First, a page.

Gisele Needs a Throne

“Her idea of life is a warm bed, preferably with an electric pad, and a friend in bed with her, and plenty of shut-eye, night and days.”
– E.B. White

Cross Posted from Last Chance French Bulldog Rescue

Looking at Gisele today, you’d have a hard time guessing her past has been so rocky. Burrowed into a down comforter, she’s snuggled up next to her friend, Petal the cat, and is giving doing an excellent job of giving the impression that she’s always enjoyed life as a pampered Diva.

Less than a week ago, life was radically different for Gisele.

She was known only as “Little Girl”, the name written in marker on the tattered collar that was cutting into the skin on her neck. Bed was a soiled mat on the floor – an improvement over the life of the other dogs on the property, all of whom were living out the long Canadian winter in an old, drafty barn. We’re not sure how many times Gisele has been bred. Her former owner guessed three, maybe four times, shrugging off such questions as irrelevant. She never produced very well, with only a few pups in each litter. He thought maybe she had one or two more litters in her, but she and her daughter from her last litter had started to fight, so Gisele had to go.

For the last few months, I’d seen her ad on line – “For sale, French Bulldog cross, no papers. Good breeder, makes pretty puppies”. The photos running with it didn’t do Gisele any favors, out of focus shots that made her look thin, weedy and scared. The price dropped, steadily, and every week or so, I’d touch base by email, offering to give her a home if no one wanted to buy her. Finally, last week, after one more polite phone message offering Gisele a home, someone called back. Last Chance could have her, but we’d have to come that weekend. Gisele’s time there had run out, and her former owner was ‘sick of getting calls and emails from rescue groups’, the only ones who seemed interested in a thin little dog of uncertainly mixed pedigree.

The drive home was rough. Gisele climbed into the crate in the back of the car reluctantly, cringing when I put my hands onto her back. She was filthy, a greyish beige color with what appeared to be a large matted pee stain on the back of her head. I have rarely been so grateful to keep hand sanitizer in the car as I was after putting Gisele into that crate. After just ten minutes, I had to roll the windows down, because the smell of Gisele’s filthy coat was making me nauseous. Every time the car became too cold, I’d put the heat on and roll the windows down, fighting back the urge to gag. Once home, I barely had Gisele in the door before I lifted her into the tub, where the water ran black the first two times I washed her. Finally clean, Gisele defecated on the bathroom floor, where I was sickened to see that her feces were composed almost entirely of huge round and tapeworms. Gisele’s swollen belly, which I had worried was perhaps a pregnancy, suddenly made a lot more sense.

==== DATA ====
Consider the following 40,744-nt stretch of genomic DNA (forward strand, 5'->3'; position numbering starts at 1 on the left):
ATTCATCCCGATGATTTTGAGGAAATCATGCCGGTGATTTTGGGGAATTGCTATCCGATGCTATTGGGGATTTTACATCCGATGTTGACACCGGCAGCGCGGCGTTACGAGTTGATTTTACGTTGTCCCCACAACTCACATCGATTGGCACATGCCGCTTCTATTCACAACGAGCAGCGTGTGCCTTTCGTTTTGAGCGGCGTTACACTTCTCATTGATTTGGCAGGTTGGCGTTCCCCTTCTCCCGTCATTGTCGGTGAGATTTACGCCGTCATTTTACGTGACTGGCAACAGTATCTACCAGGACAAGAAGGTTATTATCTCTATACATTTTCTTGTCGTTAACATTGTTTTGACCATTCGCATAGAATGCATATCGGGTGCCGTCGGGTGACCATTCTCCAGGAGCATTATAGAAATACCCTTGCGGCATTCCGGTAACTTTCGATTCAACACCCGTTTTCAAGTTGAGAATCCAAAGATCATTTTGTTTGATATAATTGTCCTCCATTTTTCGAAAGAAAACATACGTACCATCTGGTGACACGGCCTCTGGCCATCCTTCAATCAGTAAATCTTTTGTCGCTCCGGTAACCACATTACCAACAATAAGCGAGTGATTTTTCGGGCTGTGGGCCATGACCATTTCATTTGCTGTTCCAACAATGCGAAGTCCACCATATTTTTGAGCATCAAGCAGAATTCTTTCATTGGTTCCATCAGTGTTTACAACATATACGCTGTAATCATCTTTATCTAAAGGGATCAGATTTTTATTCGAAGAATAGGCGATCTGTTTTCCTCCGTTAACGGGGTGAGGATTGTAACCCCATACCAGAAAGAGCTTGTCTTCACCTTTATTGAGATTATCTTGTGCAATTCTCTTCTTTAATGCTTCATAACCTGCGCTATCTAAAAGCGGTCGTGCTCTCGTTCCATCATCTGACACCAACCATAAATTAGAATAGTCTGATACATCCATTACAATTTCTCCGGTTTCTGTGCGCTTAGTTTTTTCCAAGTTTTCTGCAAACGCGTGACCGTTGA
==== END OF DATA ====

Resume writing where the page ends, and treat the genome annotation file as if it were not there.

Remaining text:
Fast forward less than a week, and Gisele is a brand new dog. Sweet, sensitive and somewhat shy, Gisele is slow to accept attention from new people unless she is approached quietly and calmly, but once you have her trust, she rewards you with infinite affection and attention. She is a consummate lap dog, curling up with you in a chair while you read, sleeping tucked into your side at night. She ignores our cat, and our cat, in return, adores Gisele and twines around her while Gisele naps on the sofa. Gisele is not a fan of other dogs. On the floor, she ignores the other dogs in my house, requiring them only to do the same. When on your lap, Gisele becomes possesive, growling defensively if another dog attempts to also climb up into ‘her spot’. She accepts correction with grace, and has never yet gone further than a warning growl.

Gisele was due to be spayed on February 3rd, but her veterinarian decided she should first complete a one week course of antibiotics. He had some concerns she might be heartworm positive, due to her occasional cough, but thankfully her blood test came back negative. Gisele will be spayed the end of the week, after which she will be ready for her new adoptive home.

Gisele is approximately four to six years old, and weighs just under 19 pounds. She has the delicately rounded ears of a French Bulldog, although the rest of her more closely resembles a Boston Terrier. She is underweight, but a fussy eater. She is currently eating a raw diet in her foster home, and would prefer to stay on it once she is adopted. Gisele would be fine in a home with dog friendly cats. She would most enjoy life as either the only dog, or with a canine companion who will accept her occasional bouts of bad humor without retaliating. Most of all, Gisele is seeking a center for her world. She wants to be loved, and to love you in return, and it will be a very lucky person who gives this undercover princess her forever home.

If you can, please help us to give Gisele, Rosie and Otis the chance they need at a new life. Rose and Otis profiles coming soon.

 

 

 

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